Starring: Alice Lowe, Kate Dickie, Jo Hartley
Director: Alice Lowe
Running Time: 87 mins
Synopsis: Ruth is heavily pregnant, and alone due to the loss of her boyfriend in a climbing accident. Rising hormones and parental anxiety start to manifest itself in odd ways as her unborn baby begins to talk to her, and subsequently urges her to begin a murderous killing spree of revenge.
I should begin this by stating that I have a penis. Now I don’t mean to be deliberately provocative but I feel it is a pertinent point to add, being a man I’m obviously unable to truly understand what it feels like to be pregnant. Sure I can understand the physical changes involved but emotionally and mentally it is something far beyond my grasp. Director Alice Lowe, however, has found a way to really showcase the anxiety, the alienation, the isolation and the sheer weirdness that goes with having a child growing inside of you. The fact she has done all this, including writing and starring, whilst heavily pregnant is inspiring.
Adept at darkly humorous short films, Alice Lowe then cultivated that into a winningly cutting script for Ben Wheatley’s Sightseers. Her big debut behind the camera grips from the off with an unusual encounter with a reptile salesman. Low-key, quietly funny and filmed with a calm tension that slightly unnerves, you sense something bad is about to happen but you’re not entirely sure what. When the moment does come it is shocking, oddly funny and hideously gory. This is sort of the mantra for the entire film itself.
A lonely individual, Ruth (Alice Lowe in a captivatingly complex performance) then stumbles through a number of strange scenarios. Meeting her doctor (a dry funny Jo Hartley) who offers little to no comfort, a biting dig at the NHS’s sometimes cold manner towards patients, Ruth begins to hear the strange almost Gollum like voice of her unborn foetus. Urging her to kill in a delightfully childish manner, not to mention a remarkable potty mouth for a baby who doesn’t yet know the English language. It is a device that will put off some, and at times it can be a little on the nose, but as a method of understanding her mindset it is quite effective.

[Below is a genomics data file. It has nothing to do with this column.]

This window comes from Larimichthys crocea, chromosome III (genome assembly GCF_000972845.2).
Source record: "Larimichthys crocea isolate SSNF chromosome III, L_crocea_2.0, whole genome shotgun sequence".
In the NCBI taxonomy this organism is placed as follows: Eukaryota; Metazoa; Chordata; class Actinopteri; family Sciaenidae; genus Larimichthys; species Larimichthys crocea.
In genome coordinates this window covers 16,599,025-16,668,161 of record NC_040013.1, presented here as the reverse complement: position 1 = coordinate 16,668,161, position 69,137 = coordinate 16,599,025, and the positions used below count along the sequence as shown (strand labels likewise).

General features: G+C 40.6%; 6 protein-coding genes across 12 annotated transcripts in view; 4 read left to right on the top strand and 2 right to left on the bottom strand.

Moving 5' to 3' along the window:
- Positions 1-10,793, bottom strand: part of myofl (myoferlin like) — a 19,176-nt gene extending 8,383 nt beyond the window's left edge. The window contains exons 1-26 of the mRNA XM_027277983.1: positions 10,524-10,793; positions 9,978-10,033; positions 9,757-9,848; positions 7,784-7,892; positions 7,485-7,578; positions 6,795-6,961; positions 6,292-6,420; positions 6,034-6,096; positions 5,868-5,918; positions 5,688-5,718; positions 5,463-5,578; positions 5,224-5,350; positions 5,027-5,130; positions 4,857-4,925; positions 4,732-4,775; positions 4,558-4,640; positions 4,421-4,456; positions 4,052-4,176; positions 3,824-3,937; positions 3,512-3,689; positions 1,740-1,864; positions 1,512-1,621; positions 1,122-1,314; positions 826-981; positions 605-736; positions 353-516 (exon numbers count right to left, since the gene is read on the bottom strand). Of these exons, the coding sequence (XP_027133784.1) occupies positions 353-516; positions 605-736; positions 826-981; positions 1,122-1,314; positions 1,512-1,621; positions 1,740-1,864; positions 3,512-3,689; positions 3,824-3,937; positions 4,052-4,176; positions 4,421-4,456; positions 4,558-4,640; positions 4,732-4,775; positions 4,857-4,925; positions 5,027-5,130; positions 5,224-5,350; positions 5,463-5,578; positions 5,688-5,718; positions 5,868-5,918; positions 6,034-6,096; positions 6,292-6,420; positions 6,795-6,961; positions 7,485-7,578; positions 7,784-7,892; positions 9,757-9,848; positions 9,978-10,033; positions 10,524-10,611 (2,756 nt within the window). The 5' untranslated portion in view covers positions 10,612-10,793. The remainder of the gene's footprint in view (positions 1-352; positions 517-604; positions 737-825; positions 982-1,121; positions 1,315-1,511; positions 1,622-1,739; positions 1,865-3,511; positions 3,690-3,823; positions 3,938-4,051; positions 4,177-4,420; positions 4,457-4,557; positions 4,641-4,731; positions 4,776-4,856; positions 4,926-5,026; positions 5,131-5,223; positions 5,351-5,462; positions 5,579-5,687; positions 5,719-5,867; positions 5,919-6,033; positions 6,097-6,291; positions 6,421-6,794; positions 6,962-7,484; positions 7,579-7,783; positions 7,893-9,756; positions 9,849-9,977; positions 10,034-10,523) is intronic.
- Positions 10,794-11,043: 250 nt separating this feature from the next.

Oddly Ruth does not have much of an internal struggle over whether to kill, barring one rather nice gentlemen who just happens to be an unfortunate witness to another murder, instead Lowe plays it as the slow formation of a movie monster. However there is a slowly revealed reason for the victims she chooses of which I’ll try to avoid here. All I will say is the clue is in the title, and the reveal itself is subtly played. Rather than a dramatic loud revelation it is laced throughout the picture. Utilising moody flashback images and fragmented conversations with her victims, the reason behind all this violence begins to come together inside your head. When the film finally releases itself from the teasing, the outcome carries real emotional heft.
Prevenge manages to find this balance between the dramatic and the darkly humorous ( I stress the dark humour bit here) with nuance and skill. Numerous scenes bounce between the surreal comical nature of the situations she finds herself in, and the more serious ramifications on her emotional wellbeing. The film has a remarkable way of offsetting the audiences expectations, notably in the use of some quite frankly gooey scenes of extreme gore. Violence here is uncomfortable, unforgiving and visceral, if you don’t wince at a number of moments here then you have a stronger stomach than I. This need to show the blood and death in realistic fashion combines well with the honest confronting nature of the film itself.
There are flaws inherent in a newbie director’s first big screen stab, there is a certain rough around the edges nature to the camerawork (one that the director herself will openly admit) but one that gives the film a certain charm and distinction. But it cannot be denied that Alice Lowe is a remarkable talent with a eye for the surreal, the unusual and the truth in her work. As Ruth covers her face with tribal skeletal markings and stalks the streets knife in hand, and red in costume, it becomes clear she has created a new horror monster. But one who has your sympathies. She has given empowerment, strength and a voice to those whom give the gift of life to us all, but tempered with a layer of caution for everyone else. Don’t mess with the pregnant chick!
Verdict: Provocative, perceptive and undercut with a dark knowing humour. Prevenge is rough and ready, but has an emotional kicker that truly disarms. Alice Lowe has marked herself as one of British cinemas most exciting voices.